Ecosystems and NRM

Community-driven natural resource management helps restore degraded agricultural land and mitigate against the effects of climate and weather shocks.

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aerial view of river

Overview

Natural resources are threatened by increasing population, climate variability, and poor management, but are an essential part of reducing threats from flooding, tsunamis and storm surges, and drought. Well-managed natural resources also provide an important foundation for sustainable agricultural production by supporting soil health and reducing erosion. Recognizing the complexity of natural resource environments, new approaches are needed to address them in the context of a broader systems approach.

Source

Evaluations show that devolved responsibility for managing natural resources and an agro-ecological approach that integrates natural resource management with agriculture called farmer-managed natural resource management (FMNR) can mitigate the effects of climate change and strengthen resilience.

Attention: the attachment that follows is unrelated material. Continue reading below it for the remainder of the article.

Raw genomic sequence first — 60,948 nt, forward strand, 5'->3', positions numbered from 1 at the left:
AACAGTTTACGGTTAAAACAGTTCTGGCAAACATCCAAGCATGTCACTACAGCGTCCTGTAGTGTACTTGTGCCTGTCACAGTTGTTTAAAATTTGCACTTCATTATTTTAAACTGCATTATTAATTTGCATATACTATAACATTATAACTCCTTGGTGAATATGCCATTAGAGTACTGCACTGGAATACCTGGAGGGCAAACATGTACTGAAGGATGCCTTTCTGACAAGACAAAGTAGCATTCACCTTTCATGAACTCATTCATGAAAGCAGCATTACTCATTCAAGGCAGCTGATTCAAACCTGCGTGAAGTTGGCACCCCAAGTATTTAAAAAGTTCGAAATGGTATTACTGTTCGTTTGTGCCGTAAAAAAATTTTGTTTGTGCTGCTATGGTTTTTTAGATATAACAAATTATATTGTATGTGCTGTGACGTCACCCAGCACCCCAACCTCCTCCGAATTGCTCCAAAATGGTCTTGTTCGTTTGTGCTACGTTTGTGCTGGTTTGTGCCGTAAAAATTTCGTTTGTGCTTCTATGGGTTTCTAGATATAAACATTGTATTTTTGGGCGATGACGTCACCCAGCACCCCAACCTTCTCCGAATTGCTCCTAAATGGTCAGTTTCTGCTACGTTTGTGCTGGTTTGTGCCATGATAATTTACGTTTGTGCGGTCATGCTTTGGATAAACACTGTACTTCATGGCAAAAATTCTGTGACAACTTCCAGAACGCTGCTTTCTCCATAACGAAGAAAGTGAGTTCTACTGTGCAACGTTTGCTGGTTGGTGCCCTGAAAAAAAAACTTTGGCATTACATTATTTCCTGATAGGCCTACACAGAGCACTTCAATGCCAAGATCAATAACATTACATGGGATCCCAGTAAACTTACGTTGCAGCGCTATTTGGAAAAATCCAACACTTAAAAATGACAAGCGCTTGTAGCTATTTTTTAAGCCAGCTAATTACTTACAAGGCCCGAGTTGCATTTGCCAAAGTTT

These practices improve soil health and productivity, reduce malnutrition, diversify diets, strengthen capacities to cope with drought, reduce burdens on women for fuel wood gathering, reduce hunger and poverty, and mitigate climate change effects through carbon sequestration. The integration of natural resource management and local governance has especially strong impacts on women’s empowerment, which in turn helps build resilience.

Evidence

Evidence from Niger and Senegal shows that FMNR and other community empowerment approaches to natural resource management have had positive impacts on land use and poverty reduction. In Niger, FMNR led to the restoration of 5 million hectares of landscape threatened by severe desertification into productive agroforestry land. In Senegal, partnerships between citizen working groups and local government to manage natural resource reduced poverty across 800,000 households involved in the project.

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